COLOR Major and minor: brownish yellow.
Fischer and Fisher (2013) - Major Measurements (neotype): HW 1.29, HL 1.28, SL 0.69, MDL 0.67, EL 0.17, WL 1.04, PNH 0.45, PNW 0.60, MNH 0.45, PDH 0.34, PTL 0.38, PPL 0.26, PTH 0.22, PPH 0.26, PTW 0.18, PPW 0.36, PSL 0.15, MFL 0.92, MTL 0.66, CI 101, SI 54, MDI 52, EI 13, FI 71, PSLI 12, LPpI 100, DPpI 137, PpWI 197, PpLI 68, PpHI 118.
(n=19): HW 1.10–1.54 (1.30), HL 1.04–1.59 (1.30), SL 0.59–0.76 (0.67), MDL 0.59–0.82 (0.70), EL 0.15–0.19 (0.17), WL 0.94–1.22 (1.06), PNH 0.36–0.54 (0.45), PNW 0.54–0.74 (0.62), MNH 0.61–0.80 (0.68), PDH 0.33–0.53 (0.37), PTL 0.31–0.44 (0.38), PPL 0.23–0.29 (0.26), PTH 0.20–0.28 (0.23), PPH 0.22–0.31 (0.26), PTW 0.14–0.22 (0.18), PPW 0.27–0.45 (0.34), PSL 0.13–0.20 (0.16), MFL 0.77–1.06 (0.89), MTL 0.59– 0.77 (0.67), CI 97–106 (101), SI 47–58 (52), MDI 51–57 (54), EI 11–15 (13), FI 65–73 (69), PSLI 11–14 (12), LPpI 90–114 (100), DPpI 108–156 (134), PpWI 171–210 (190), PpLI 61–81 (69), PpHI 105–123 (114).
Head as long as wide (CI 97–103), usually heart shaped with strongly convex sides and posterior emargination moderately deeply impressed. Mandibles moderately long (MDI 51–57), smooth and shiny. Clypeus smooth with median carina short or absent and one or two pairs of lateral carinae. Frons and sides of head anteriorly, longitudinally rugose, interspaces superficially punctate at frons, punctate or weakly punctate at sides, with a few longer rugae ventral of eyes, posterior 2/5 of head smooth and shiny, except for two weakly to faintly developed longitudinal rugae medially and, rarely present, short, faint rugulae submedially at posterior emargination. Sides of head dorsal and ventral of eyes in profile with few irregular rugae extending up to posterior 1/4 of head, space in between, posterior of eyes, largely unsculptured. Frontal carinae and antennal scrobe absent. Scapes of medium length (SI 47–58) with decumbent to subdecumbent pilosity and few longer, suberect hairs along outer edge. Submedian hypostomal teeth very small to inconspicuous, median process absent. Promesonotum moderately high-domed, in profile usually subangulate posteriorly, humeri in dorsal view not produced, promesonotal process not conspicuously produced, posterior declivity often weakly marginate anteriorly (at posterior end of pronotum), oblique and angulate at its lower portion. Surface of promesonotum and lateropronotum mostly smooth to superficially punctate, with few faint, irregular, transverse rugulae, remainder of mesosoma weakly punctate, with smooth or superficially punctate spots between. Metanotal groove narrow, barely or not impressed, and with few superficially developed cross-ribs. Spines short-spinose to subtriangular in profile (PSI 11–14). Metatibia relatively short (FI 65–72), metafemur pilosity on inner edge decumbent, on outer edge suberect to subdecumbent. Postpetiole in profile about as high as long (LPpI 90–114), with large convex ventral process, in dorsal view trapezoid and on average 1.9 times wider than petiole (PpWI 171–210). Dorsum of petiole and postpetiole smooth, remainder weakly punctate. Gaster smooth. Amount and length of standing hairs on body dorsum variable, usually with few long hairs and some shorter hairs, with several hairs apically blunt or bifurcate. Fine, short pilosity not abundant. Color variable from light to dark brown, head and gaster often darker than the rest.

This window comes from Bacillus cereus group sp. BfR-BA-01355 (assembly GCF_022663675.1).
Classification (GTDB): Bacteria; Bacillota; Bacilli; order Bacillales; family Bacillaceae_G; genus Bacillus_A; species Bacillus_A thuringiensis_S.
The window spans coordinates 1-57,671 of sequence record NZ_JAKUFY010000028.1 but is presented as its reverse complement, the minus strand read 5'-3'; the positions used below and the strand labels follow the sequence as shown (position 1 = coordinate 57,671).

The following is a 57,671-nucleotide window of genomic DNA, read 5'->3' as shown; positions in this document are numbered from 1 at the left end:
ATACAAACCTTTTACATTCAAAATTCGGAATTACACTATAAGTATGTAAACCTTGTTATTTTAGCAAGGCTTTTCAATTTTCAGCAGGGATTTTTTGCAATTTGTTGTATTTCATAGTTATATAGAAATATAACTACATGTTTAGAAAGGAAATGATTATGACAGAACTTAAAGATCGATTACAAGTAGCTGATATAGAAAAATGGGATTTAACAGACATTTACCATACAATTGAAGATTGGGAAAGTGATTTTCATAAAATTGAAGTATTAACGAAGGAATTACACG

Minor Measurements (n=20): HW 0.50–0.61 (0.55), HL 0.57–0.68 (0.62), SL 0.61– 0.72 (0.65), MDL 0.32–0.41 (0.36), EL 0.12–0.15 (0.13), WL 0.62–0.84 (0.73), PNH 0.22–0.29 (0.25), PNW 0.32–0.39 (0.35), MNH 0.42–0.53 (0.46), PDH 0.21–0.27 (0.24), PTL 0.22–0.28 (0.24), PPL 0.17–0.22 (0.19), PTH 0.13–0.16 (0.14), PPH 0.16–0.19 (0.14), PTW 0.09–0.11 (0.10), PPW 0.17–0.21 (0.18), PSL 0.07–0.10 (0.08), MFL 0.57–0.76 (0.67), MTL 0.44–0.57 (0.51), CI 86–92 (90), SI 114–122 (118), MDI 63–70 (66), EI 22– 26 (24), FI 114–125 (121), PSLI 13–16 (14), LPpI 94–120 (109), DPpI 89–112 (98), PpWI 164–200 (180), PpLI 70–91 (79), PpHI 110–146 (125).